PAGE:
The other groups that announced they would boycott the Tikrit operation were Qatab Hizbullah, which like Ashaib Ahl al-Haq is closely aligned and supported by Iran, and the Peace Brigade, the latest name for a militia made of up followers of the Shiite cleric Moktada al-Sadr, previously known as the Mahdi Army.

Hakim al-Zamily, one of the leaders of the Sadr group, said his group had warned it would pull out of the Tikrit fight if the Americans were brought in. “We don’t trust the Americans, they have targeted our forces many times in so-called mistakes,” he said.

Mr. Sadr, whose troops fought bitter battles against the Americans during much of the Iraq war, said his group was pulling out because, in his words, “the participation of the so-called international alliance is to protect ISIS, on the one hand, and to confiscate the achievements of the Iraqis, on the other hand.”

Since March 2, Islamic State forces in Tikrit have been under attack by the Iraqi militias, collectively known as the Popular Mobilization Committees, and regular Iraqi military forces, together numbering more than 30,000 fighters.

Still, a much smaller force of Islamic State fighters has been able to hold them off in a few areas of the city for almost four weeks. In recent days, despite the claims of self-sufficiency made by militia commanders, Iraqi military officials said American airstrikes were needed to break the deadlock.

The militias who were withdrawing did not say they were quitting their positions in the Tikrit area altogether, or in adjoining areas of Salahuddin Province, just returning to their nearby bases and boycotting the front-line advance.

By 10 a.m. Thursday, the Iraqi jets had carried out four waves of attacks on Tikrit, consisting of up to five jets each from this base, taking over from the American bombers in the coalition.

As the Tikrit operation continued through Thursday, Staff Gen. Anwer Hamid, the commander of the Iraqi Air Force, said that for operational reasons, American aircraft would concentrate on night bombing runs, and the Iraqis would continue their daytime sorties.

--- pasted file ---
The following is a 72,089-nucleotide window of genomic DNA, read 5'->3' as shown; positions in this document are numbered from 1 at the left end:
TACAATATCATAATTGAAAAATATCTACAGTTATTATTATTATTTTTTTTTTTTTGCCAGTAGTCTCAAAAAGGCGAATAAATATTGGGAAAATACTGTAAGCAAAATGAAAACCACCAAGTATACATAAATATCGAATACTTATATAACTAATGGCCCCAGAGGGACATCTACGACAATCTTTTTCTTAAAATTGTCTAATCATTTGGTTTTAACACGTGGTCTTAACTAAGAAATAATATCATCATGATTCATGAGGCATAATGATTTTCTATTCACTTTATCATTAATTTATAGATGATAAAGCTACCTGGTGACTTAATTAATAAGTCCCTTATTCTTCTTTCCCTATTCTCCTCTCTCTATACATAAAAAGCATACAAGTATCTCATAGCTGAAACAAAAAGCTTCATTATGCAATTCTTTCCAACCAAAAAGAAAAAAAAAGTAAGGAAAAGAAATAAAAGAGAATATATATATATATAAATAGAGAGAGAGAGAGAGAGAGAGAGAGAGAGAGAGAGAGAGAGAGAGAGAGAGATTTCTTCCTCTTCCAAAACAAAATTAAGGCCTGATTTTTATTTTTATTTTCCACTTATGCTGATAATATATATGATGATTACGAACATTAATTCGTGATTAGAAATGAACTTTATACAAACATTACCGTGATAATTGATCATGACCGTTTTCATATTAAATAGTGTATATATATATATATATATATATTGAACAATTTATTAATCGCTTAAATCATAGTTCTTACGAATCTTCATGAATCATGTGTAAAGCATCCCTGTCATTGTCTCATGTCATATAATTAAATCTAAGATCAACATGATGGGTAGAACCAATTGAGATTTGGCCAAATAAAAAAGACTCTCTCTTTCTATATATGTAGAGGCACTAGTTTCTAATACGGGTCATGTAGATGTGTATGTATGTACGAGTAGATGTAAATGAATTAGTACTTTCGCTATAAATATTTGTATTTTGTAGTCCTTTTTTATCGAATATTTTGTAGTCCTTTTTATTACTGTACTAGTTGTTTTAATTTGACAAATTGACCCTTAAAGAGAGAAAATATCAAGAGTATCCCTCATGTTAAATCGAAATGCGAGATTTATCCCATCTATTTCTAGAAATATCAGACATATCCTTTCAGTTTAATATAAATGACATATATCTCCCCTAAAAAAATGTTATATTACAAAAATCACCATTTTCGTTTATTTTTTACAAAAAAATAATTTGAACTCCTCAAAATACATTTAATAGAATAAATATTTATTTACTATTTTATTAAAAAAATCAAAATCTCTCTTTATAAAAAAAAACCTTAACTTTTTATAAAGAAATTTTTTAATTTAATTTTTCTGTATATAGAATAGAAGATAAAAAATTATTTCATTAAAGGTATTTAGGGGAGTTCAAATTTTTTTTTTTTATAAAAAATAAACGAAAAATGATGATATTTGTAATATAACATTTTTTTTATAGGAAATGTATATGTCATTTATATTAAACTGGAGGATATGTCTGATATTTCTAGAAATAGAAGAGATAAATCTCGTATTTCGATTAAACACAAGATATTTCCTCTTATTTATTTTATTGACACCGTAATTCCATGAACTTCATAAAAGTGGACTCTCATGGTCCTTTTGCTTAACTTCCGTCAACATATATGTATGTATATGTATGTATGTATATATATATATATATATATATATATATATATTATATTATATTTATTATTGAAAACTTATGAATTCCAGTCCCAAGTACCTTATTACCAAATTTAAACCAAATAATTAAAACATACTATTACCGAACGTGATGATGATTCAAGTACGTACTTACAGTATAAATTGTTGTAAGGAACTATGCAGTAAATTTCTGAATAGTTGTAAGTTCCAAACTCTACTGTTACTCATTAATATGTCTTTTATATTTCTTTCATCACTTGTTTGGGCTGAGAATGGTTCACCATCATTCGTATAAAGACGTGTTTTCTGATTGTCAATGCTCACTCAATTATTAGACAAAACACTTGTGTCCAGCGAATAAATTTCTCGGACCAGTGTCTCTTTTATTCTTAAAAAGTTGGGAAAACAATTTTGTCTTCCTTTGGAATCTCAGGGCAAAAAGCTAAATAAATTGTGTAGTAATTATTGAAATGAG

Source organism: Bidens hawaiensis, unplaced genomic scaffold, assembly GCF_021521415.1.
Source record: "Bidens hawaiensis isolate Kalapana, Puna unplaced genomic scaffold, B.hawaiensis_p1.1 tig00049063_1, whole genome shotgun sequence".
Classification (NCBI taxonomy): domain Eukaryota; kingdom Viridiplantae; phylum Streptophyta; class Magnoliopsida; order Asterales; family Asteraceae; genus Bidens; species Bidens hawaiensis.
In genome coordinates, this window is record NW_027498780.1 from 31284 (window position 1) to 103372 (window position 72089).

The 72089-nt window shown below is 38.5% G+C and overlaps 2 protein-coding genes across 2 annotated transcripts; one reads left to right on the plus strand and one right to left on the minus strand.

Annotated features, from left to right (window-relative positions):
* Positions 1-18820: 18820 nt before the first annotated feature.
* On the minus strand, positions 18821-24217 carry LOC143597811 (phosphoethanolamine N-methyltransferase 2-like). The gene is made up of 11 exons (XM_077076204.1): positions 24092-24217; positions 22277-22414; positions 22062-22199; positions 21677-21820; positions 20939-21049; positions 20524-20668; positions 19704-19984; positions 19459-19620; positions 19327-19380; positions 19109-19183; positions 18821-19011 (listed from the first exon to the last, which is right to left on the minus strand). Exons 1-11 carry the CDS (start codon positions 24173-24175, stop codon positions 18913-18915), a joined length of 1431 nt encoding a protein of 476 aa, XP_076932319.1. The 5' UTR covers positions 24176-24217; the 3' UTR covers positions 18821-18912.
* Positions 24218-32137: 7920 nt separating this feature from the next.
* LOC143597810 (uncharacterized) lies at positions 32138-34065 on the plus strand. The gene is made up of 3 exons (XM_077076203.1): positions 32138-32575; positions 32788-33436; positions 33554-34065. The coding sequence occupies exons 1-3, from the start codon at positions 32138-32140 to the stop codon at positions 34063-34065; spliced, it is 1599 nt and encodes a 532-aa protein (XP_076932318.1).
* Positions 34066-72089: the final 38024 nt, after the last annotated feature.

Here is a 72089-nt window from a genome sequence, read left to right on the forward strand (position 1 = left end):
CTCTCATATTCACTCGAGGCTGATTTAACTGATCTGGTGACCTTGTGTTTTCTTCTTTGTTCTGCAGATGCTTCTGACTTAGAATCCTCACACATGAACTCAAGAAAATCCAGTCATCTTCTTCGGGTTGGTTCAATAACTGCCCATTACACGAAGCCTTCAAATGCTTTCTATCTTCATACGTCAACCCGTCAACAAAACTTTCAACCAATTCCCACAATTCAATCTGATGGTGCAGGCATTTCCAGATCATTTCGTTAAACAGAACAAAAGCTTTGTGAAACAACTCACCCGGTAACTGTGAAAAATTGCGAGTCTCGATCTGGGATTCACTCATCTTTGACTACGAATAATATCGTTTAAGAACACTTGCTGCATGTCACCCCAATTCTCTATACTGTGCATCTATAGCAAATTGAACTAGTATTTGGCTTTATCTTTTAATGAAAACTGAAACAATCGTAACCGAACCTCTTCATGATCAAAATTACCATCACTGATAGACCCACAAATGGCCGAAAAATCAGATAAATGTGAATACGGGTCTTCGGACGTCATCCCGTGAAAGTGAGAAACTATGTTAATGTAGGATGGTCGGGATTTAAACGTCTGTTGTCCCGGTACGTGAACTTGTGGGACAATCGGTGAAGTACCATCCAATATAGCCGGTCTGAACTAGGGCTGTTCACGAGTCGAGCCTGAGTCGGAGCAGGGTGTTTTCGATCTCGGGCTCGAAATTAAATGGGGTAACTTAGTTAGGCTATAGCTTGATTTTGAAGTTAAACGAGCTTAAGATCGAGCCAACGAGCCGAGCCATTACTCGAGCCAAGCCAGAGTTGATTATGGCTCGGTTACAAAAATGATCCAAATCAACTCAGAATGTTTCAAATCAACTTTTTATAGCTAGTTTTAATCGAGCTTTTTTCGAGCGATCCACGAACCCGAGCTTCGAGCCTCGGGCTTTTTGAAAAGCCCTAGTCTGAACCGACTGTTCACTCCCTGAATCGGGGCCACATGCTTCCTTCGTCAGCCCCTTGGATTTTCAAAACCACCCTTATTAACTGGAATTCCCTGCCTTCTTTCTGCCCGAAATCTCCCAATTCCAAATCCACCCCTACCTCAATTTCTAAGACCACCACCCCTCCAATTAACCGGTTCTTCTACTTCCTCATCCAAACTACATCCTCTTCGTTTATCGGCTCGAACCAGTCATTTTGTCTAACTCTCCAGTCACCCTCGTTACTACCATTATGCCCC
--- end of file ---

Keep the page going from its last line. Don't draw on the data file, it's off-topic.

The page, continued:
“Their role in this fighting is very important to us,” he said. “They have a high number of aircraft and they have good capabilities, they can really help us,” he said.

While the Americans and their coalition partners have hundreds of aircraft at their disposal, the Iraqi Air Force mainly has a dozen Russian-made Sukhoi Su-25 attack jets.

The American-led military coalition has been carrying out airstrikes against ISIS since last summer in Kurdistan and around Mosul in northern Iraq, as well as in Syria, but had not joined the Tikrit offensive previously. The coalition has advisers and trainers in Iraq, but unlike the Iranians, it has not so far as is known sent them to front-line positions with Iraqi ground forces, at least in part because those forces have been dominated by irregular militiamen in the wake of last summer’s near collapse of the regular Iraqi Army.

A news release issued by the American military command late Wednesday said that “Iraqi security forces have ISIL in Tikrit encircled. Renewed efforts on the ground supported by the coalition are aimed at dislodging ISIL fighting elements from Tikrit and once again placing the town under the government of Iraq control.”

The American statement made no mention of the Shiite militia forces but stressed that the coalition would “continue supporting the Iraqi security forces and the government of Iraq.”

The deputy governor of Salahuddin Province, Ammar Hikmat, said that some of the remaining ISIS fighters were seen trying to swim across the Tigris River, but that some 150 fighters remained surrounded in a former palace of Saddam Hussein and in the center of Tikrit.

An Iraqi military official in Salahuddin, speaking on condition of anonymity as a matter of official policy, said that 73 ISIS fighters had been killed in the American bombing raids on the palace, while another 7 were killed trying to flee across the Tigris River.